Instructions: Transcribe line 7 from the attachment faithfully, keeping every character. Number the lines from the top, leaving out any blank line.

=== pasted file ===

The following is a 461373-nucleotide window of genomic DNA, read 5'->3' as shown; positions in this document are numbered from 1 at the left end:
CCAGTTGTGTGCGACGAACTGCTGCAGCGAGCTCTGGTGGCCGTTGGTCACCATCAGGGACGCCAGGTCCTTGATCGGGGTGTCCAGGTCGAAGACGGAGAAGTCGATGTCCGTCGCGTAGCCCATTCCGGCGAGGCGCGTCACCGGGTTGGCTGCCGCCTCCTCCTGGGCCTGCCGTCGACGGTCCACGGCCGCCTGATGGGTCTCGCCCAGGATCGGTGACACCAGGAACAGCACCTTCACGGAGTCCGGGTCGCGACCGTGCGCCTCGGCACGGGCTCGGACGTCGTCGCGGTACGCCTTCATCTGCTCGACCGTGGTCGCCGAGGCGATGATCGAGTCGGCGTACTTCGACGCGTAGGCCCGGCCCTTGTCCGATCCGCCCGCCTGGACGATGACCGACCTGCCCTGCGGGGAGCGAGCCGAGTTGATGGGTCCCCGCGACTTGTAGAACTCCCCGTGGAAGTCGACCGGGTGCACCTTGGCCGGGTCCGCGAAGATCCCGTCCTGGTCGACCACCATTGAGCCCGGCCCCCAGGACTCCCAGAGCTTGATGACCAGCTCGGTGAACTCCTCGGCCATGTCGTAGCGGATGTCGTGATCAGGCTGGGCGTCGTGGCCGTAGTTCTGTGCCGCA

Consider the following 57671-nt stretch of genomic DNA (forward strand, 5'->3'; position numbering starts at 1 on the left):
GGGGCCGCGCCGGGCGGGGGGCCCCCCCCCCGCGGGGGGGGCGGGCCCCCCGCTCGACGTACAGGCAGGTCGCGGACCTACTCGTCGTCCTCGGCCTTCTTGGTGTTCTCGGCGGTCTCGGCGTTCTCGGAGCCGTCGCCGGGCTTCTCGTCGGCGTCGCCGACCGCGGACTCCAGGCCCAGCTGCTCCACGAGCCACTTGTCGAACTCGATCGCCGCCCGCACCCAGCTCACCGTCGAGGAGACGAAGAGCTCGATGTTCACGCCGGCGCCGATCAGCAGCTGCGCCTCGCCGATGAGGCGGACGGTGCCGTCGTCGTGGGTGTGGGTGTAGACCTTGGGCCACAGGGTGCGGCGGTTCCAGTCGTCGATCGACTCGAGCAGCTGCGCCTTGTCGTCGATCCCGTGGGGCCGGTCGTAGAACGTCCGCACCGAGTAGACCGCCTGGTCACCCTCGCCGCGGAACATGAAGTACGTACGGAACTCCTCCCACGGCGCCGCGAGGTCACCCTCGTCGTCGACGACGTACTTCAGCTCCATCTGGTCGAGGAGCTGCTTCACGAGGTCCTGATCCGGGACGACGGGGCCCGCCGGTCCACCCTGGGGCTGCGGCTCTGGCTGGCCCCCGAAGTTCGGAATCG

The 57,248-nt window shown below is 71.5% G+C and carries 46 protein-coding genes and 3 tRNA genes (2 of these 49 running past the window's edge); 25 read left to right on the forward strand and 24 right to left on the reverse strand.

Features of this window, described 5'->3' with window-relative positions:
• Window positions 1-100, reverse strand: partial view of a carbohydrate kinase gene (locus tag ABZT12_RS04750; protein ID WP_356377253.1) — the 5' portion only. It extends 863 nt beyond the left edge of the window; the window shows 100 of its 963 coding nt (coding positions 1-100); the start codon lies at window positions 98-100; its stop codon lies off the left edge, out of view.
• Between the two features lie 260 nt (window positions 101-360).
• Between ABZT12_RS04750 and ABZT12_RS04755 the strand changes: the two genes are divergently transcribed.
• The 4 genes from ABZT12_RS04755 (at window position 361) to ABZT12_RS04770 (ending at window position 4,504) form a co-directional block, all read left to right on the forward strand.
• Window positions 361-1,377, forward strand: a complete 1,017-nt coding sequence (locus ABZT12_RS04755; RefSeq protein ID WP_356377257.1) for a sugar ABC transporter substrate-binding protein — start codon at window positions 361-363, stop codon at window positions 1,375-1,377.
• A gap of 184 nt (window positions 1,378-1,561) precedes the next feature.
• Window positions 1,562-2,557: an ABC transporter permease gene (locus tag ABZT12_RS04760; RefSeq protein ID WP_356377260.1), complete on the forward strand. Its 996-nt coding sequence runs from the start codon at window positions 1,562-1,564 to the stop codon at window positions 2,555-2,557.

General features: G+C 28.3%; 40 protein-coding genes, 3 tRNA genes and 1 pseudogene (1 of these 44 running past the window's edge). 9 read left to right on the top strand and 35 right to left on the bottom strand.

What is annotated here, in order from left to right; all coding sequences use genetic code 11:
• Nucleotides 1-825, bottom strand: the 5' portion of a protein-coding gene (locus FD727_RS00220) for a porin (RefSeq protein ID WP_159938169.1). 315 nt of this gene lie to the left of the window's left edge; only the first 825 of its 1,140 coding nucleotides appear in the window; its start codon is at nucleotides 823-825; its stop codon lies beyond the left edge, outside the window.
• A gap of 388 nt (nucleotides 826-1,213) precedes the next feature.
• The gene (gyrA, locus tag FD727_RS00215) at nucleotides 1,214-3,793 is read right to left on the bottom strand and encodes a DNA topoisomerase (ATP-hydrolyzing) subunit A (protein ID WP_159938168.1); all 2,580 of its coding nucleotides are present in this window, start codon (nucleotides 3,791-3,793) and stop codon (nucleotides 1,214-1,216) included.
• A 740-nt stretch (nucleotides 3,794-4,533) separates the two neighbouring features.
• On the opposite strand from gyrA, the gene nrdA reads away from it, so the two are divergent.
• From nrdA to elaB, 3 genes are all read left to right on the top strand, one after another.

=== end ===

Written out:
• Window positions 1-100, reverse strand: partial view of a carbohydrate kinase gene (locus tag ABZT12_RS04750; protein ID WP_356377253.1) — the 5' portion only. It extends 863 nt beyond the left edge of the window; the window shows 100 of its 963 coding nt (coding positions 1-100); the start codon lies at window positions 98-100; its stop codon lies off the left edge, out of view.